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Kids Are Eating Nearly 200% More Added Sugar, New Study Shows

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The number of children who eat or drink artificial sweeteners has skyrocketed over the years, with a nearly 200% increase from 1999 to 2012, a new study shows.

The survey results, published in the Journal of the Academy of Nutrition and Dietetics, reveal that in 1999, less than 9% of kids consumed low-calorie sweeteners, which are common in diet sodas and low-calorie and low-fat processed foods. That number rose to about 25% in 2012, and even children as young as two are consuming them, the study finds.

 Artificial sweeteners remain a debated health topic, but growing evidence suggests that fake sugar isn’t a worry-free food. Sugar substitutes promise fewer calories, but they’ve recently been linked to obesity and diabetes. The new study found that the likelihood that a person consumed low-calorie sweeteners rose with body mass index; close to 20% of adults with obesity consumed these sweeteners three times a day or more, compared to 13% of normal-weight adults. A 2016 study also found that pregnant women who consumed more artificial sweeteners in beverages were twice as likely to have children that were overweight or obese at one year, compared to women who consumed less.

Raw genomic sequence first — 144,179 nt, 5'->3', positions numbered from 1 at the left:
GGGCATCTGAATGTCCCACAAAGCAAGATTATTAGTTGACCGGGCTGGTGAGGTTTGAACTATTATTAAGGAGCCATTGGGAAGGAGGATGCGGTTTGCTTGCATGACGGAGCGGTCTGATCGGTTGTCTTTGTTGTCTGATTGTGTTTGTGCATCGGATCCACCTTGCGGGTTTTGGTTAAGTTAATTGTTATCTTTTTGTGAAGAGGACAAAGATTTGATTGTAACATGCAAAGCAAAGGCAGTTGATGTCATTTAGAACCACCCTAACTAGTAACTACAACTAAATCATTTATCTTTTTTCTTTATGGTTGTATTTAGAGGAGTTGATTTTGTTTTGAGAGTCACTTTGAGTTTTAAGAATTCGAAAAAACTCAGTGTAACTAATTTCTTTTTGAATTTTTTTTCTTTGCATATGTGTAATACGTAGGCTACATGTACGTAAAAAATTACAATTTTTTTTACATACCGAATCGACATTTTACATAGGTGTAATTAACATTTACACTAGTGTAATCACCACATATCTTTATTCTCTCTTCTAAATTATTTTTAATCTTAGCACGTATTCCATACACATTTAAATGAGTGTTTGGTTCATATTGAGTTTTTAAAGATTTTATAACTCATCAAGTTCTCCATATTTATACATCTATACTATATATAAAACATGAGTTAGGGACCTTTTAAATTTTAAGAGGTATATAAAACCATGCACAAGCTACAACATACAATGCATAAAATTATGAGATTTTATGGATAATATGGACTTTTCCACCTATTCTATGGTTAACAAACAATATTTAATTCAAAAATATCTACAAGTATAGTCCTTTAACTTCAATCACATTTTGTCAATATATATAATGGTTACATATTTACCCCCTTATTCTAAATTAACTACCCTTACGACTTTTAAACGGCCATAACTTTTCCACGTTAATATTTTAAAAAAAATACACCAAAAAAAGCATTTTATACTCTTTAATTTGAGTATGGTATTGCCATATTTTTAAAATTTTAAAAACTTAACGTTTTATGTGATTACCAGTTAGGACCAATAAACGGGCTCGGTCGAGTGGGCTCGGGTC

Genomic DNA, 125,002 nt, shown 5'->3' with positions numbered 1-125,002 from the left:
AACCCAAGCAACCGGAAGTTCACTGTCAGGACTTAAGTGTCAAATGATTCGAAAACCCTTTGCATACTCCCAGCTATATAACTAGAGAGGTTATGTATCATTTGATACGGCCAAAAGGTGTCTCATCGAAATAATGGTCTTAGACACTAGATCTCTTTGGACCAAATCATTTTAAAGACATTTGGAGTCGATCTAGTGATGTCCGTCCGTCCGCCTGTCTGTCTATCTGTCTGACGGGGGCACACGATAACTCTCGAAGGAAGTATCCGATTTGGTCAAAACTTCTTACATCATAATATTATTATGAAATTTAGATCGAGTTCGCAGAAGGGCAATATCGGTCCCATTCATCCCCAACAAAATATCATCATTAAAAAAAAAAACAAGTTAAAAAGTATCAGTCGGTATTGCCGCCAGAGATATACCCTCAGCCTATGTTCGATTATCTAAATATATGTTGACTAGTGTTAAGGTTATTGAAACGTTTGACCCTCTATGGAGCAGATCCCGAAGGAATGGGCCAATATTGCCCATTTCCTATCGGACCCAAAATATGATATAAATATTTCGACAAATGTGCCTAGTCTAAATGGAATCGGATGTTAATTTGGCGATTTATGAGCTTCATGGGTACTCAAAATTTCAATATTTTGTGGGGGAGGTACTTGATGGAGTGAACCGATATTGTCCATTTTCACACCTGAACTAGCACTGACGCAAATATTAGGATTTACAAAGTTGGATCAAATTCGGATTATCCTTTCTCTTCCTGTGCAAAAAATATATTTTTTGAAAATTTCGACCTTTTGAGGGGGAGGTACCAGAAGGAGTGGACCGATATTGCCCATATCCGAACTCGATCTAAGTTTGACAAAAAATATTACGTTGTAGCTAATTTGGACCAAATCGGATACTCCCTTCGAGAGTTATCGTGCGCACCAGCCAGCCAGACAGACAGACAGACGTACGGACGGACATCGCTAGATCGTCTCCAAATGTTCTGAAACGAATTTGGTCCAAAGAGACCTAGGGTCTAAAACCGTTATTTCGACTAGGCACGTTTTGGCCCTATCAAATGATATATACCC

More research is needed into the health effects of artificial sweeteners. For now, study author Allison Sylvetsky, assistant professor of exercise and nutrition sciences at the George Washington University Milken Institute School of Public Health, endorses an easy fix: to “drink water instead of soda” and to “sweeten a serving of plain yogurt with a little fruit.”

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